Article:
After one decides that they need an emergency fund, and hopefully you agree that you do, the next step is actually setting one up. This is different than setting up a 401k, 529 Plan or IRA because there’s no real thing or product called ‘emergency fund’ – it’s just a concept. In theory you could put all your money in an old sock and it could be your emergency fund. Or you could simply mentally set aside money in an account you already have and say “I will not touch this $XX unless it’s an emergency”. But, while we’re here we might as well focus on what would be the ideal and forget about the old sock.
There are a few requirements for a good emergency fund:
It should be safe – The money you put in must be there when you need to take it out. This rules out the old sock, drawer or freezer. Even a safe in your home doesn’t suffice. Why? Because these things can be stolen, misplaced, lost or burned up in a fire. Better it should be somewhere very secure and insured against whatever may happen.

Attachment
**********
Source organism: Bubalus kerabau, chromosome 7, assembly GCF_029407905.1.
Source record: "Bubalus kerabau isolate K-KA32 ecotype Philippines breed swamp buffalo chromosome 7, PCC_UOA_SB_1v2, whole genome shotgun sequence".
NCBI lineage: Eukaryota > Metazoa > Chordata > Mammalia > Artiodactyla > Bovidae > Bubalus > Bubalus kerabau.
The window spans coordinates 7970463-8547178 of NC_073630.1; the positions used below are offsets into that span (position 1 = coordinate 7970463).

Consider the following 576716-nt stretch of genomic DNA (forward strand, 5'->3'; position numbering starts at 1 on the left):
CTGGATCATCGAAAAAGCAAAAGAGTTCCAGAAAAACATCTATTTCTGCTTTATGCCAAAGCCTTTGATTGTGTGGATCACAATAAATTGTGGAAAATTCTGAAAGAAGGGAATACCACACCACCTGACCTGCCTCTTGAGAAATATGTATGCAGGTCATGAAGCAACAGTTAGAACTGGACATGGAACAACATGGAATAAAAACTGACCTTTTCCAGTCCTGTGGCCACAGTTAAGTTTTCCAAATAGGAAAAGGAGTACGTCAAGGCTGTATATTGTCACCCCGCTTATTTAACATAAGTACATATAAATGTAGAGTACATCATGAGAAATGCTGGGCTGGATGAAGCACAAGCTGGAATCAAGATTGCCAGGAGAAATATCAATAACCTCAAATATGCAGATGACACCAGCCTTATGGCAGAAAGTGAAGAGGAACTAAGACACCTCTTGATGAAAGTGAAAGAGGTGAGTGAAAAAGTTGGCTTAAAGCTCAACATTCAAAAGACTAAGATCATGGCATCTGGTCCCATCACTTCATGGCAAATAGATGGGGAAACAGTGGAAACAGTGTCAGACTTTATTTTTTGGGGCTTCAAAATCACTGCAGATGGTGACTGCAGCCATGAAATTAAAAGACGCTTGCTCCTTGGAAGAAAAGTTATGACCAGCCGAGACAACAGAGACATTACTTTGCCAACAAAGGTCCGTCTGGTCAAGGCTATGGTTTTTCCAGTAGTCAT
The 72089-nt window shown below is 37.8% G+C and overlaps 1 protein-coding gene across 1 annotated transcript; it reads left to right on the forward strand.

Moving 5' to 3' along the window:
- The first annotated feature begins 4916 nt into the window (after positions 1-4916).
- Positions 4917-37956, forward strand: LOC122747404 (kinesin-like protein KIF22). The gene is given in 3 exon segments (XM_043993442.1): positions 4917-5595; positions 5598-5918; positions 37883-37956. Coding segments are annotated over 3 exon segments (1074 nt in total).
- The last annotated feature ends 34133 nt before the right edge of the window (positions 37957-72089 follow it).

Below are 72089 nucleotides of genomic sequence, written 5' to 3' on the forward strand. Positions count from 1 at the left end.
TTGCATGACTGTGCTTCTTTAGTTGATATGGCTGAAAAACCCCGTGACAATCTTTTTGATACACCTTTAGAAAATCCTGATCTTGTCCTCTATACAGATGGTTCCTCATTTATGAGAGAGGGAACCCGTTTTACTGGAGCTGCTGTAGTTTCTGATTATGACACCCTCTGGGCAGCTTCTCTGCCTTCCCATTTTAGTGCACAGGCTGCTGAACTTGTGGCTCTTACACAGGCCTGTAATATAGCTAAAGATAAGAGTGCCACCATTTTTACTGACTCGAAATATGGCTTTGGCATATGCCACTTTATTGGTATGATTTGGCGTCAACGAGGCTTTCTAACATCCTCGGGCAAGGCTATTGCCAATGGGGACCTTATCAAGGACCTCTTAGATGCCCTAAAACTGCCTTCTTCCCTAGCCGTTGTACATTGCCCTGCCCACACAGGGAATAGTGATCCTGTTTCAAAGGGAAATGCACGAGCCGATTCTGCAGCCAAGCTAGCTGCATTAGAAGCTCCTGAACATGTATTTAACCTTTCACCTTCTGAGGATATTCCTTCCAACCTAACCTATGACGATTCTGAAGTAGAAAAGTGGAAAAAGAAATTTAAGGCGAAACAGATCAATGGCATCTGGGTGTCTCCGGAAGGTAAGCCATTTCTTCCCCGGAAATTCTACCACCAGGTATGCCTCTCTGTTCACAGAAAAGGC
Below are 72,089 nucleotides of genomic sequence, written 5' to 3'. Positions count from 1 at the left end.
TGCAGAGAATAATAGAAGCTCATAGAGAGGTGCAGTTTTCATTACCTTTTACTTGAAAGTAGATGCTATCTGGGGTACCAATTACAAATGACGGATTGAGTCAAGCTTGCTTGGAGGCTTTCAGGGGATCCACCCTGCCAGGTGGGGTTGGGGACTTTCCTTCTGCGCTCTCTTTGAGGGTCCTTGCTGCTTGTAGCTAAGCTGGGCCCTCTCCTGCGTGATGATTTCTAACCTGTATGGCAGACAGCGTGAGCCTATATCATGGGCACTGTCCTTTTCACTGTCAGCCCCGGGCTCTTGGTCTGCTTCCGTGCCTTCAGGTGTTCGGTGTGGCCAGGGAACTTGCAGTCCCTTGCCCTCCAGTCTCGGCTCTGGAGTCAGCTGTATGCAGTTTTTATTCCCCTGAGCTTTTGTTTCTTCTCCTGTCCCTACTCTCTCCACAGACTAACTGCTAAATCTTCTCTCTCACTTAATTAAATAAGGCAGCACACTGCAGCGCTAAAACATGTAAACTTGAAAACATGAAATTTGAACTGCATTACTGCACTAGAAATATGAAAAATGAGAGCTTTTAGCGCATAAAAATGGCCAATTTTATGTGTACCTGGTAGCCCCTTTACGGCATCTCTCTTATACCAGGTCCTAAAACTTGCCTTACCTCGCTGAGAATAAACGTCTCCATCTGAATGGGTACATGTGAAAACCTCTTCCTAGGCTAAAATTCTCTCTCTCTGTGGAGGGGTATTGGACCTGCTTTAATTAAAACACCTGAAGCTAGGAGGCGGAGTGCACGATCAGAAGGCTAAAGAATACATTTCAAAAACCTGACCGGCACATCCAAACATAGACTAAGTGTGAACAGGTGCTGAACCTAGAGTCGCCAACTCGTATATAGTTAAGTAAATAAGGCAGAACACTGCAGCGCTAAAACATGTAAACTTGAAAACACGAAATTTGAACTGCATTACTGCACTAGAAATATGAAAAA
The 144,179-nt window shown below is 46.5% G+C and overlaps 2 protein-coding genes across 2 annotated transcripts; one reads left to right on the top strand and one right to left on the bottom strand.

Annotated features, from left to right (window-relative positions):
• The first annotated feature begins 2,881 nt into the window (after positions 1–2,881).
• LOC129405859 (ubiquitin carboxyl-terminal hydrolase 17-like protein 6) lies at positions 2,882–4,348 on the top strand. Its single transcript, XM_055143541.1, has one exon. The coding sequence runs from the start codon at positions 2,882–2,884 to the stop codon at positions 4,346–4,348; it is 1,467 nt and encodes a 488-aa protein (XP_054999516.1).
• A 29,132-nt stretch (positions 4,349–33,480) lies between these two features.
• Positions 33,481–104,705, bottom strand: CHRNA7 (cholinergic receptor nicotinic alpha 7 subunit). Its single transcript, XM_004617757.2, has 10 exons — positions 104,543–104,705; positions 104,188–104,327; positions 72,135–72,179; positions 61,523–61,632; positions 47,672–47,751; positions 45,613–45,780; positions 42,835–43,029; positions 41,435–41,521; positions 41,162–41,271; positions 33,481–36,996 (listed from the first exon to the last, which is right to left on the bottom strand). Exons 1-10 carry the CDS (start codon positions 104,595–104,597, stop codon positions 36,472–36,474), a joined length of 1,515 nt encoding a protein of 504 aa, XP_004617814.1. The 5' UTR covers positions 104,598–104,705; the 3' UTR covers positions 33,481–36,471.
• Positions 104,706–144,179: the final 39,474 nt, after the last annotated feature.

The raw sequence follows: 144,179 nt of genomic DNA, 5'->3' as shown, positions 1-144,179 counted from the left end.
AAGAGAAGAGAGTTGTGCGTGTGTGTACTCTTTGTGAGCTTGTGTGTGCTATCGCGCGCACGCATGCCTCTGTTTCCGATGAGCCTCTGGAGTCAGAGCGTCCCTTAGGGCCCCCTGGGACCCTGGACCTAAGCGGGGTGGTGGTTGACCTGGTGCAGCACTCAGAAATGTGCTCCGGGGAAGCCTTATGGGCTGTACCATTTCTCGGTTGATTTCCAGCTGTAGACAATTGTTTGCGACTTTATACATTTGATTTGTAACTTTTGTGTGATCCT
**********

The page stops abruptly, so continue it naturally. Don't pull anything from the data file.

It should not go down in value, but grow safely – You do not want to put this money into any sort of investment that carries risk. The last thing you want is for the money to not be there when you need it. This rules out things like stocks, mutual funds, baseball cards and gold. All of these items have the potential to crash overnight right when you need an emergency head transplant. Even better, it should grow safely on its own to help keep up with the rising costs of emergencies.
It should be easy to access – When life throws you a curve you don’t want to have to fight to get your own money out to deal with it. You want they money in cash and not anything you have to wait for a market to open to sell.
Basically, put the money in a FDIC insured bank. If you prefer to use your local credit union that’s fine too, just make sure they’re insured as well.
Just go there, or online, create a new account that you’ll only use for emergencies and start putting money in it. If you can tie a bank card or checks to the account even better. After all, emergencies happen on Sundays and holidays too.